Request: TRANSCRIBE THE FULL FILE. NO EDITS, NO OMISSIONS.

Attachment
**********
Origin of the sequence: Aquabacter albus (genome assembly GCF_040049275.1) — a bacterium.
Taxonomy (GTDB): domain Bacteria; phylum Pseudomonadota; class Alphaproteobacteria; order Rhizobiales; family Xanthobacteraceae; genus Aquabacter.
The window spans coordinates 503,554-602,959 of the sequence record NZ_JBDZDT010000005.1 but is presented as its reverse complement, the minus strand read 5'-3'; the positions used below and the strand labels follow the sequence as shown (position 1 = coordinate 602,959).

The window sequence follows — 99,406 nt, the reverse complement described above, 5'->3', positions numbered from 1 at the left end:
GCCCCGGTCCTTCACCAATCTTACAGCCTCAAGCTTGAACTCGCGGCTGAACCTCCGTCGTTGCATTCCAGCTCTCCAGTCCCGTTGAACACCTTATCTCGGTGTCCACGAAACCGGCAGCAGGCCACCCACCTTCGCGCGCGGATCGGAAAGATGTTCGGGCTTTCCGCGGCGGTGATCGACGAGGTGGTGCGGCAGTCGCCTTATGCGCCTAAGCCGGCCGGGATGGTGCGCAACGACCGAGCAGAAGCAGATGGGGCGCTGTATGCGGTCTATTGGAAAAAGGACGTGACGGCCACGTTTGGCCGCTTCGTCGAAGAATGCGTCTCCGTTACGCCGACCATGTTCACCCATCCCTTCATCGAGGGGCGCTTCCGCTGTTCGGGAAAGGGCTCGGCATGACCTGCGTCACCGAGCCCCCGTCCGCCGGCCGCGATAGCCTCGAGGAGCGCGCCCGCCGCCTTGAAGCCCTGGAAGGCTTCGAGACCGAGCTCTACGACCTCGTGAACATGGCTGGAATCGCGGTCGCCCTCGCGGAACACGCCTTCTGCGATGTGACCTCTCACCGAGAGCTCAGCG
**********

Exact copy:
Origin of the sequence: Aquabacter albus (genome assembly GCF_040049275.1) — a bacterium.
Taxonomy (GTDB): domain Bacteria; phylum Pseudomonadota; class Alphaproteobacteria; order Rhizobiales; family Xanthobacteraceae; genus Aquabacter.
The window spans coordinates 503,554-602,959 of the sequence record NZ_JBDZDT010000005.1 but is presented as its reverse complement, the minus strand read 5'-3'; the positions used below and the strand labels follow the sequence as shown (position 1 = coordinate 602,959).

The window sequence follows — 99,406 nt, the reverse complement described above, 5'->3', positions numbered from 1 at the left end:
GCCCCGGTCCTTCACCAATCTTACAGCCTCAAGCTTGAACTCGCGGCTGAACCTCCGTCGTTGCATTCCAGCTCTCCAGTCCCGTTGAACACCTTATCTCGGTGTCCACGAAACCGGCAGCAGGCCACCCACCTTCGCGCGCGGATCGGAAAGATGTTCGGGCTTTCCGCGGCGGTGATCGACGAGGTGGTGCGGCAGTCGCCTTATGCGCCTAAGCCGGCCGGGATGGTGCGCAACGACCGAGCAGAAGCAGATGGGGCGCTGTATGCGGTCTATTGGAAAAAGGACGTGACGGCCACGTTTGGCCGCTTCGTCGAAGAATGCGTCTCCGTTACGCCGACCATGTTCACCCATCCCTTCATCGAGGGGCGCTTCCGCTGTTCGGGAAAGGGCTCGGCATGACCTGCGTCACCGAGCCCCCGTCCGCCGGCCGCGATAGCCTCGAGGAGCGCGCCCGCCGCCTTGAAGCCCTGGAAGGCTTCGAGACCGAGCTCTACGACCTCGTGAACATGGCTGGAATCGCGGTCGCCCTCGCGGAACACGCCTTCTGCGATGTGACCTCTCACCGAGAGCTCAGCG